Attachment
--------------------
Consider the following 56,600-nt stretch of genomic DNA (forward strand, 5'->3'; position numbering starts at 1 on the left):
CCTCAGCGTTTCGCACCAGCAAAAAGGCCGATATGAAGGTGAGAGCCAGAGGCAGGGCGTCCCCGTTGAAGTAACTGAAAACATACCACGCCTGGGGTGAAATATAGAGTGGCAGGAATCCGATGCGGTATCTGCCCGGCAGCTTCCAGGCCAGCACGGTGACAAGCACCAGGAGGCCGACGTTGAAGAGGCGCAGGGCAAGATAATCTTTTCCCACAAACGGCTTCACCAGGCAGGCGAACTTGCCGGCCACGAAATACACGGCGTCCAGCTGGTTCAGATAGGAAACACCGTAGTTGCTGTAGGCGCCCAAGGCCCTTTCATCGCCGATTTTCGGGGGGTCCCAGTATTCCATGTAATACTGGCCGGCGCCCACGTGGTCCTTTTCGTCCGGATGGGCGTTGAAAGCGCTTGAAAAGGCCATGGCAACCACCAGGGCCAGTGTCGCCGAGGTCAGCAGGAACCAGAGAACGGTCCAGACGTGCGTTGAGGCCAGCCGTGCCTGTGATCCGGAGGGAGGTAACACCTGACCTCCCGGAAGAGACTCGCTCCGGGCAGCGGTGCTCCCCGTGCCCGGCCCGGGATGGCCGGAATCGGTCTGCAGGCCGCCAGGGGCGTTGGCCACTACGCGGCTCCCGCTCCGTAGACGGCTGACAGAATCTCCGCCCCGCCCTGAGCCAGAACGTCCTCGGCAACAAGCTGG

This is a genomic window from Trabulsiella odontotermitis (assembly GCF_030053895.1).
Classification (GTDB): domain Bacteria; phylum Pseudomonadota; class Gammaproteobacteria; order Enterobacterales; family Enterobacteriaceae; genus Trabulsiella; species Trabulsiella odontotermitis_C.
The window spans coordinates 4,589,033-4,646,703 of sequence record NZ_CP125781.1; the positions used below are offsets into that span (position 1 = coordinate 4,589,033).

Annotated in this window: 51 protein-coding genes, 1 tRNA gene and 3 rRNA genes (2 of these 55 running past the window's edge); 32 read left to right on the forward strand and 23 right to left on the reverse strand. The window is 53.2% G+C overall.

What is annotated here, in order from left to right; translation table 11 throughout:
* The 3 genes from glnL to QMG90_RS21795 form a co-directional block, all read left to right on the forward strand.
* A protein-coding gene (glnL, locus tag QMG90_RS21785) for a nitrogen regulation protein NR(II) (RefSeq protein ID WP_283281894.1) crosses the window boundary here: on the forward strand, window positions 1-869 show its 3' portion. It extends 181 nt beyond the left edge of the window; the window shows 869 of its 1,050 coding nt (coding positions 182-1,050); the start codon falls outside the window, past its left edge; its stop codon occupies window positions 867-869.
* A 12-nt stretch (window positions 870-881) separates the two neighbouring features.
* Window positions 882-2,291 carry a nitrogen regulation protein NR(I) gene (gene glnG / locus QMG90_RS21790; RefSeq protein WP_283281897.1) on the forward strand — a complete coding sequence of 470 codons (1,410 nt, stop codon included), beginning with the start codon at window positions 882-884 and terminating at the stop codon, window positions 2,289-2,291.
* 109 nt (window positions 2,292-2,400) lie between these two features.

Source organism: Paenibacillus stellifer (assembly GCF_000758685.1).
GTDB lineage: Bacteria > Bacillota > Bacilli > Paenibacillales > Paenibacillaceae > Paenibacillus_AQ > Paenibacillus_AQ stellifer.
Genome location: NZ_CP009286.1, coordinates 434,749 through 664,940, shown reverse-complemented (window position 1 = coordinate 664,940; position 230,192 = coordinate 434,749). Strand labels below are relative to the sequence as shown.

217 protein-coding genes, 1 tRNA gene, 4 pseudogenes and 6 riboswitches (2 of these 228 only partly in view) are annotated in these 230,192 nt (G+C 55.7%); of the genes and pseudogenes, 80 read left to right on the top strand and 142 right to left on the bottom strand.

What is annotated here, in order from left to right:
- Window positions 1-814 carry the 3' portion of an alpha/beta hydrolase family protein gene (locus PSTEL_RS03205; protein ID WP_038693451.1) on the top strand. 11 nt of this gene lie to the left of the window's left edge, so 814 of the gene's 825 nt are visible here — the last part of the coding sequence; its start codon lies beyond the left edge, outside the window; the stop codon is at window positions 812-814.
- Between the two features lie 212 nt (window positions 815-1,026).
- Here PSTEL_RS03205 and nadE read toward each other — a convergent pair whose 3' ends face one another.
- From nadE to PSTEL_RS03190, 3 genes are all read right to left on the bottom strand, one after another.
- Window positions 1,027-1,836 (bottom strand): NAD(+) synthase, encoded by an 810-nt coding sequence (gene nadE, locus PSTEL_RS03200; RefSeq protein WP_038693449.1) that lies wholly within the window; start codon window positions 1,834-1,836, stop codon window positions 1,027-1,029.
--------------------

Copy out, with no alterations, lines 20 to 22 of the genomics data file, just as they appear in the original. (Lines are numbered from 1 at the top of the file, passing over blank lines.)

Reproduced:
- Here PSTEL_RS03205 and nadE read toward each other — a convergent pair whose 3' ends face one another.
- From nadE to PSTEL_RS03190, 3 genes are all read right to left on the bottom strand, one after another.
- Window positions 1,027-1,836 (bottom strand): NAD(+) synthase, encoded by an 810-nt coding sequence (gene nadE, locus PSTEL_RS03200; RefSeq protein WP_038693449.1) that lies wholly within the window; start codon window positions 1,834-1,836, stop codon window positions 1,027-1,029.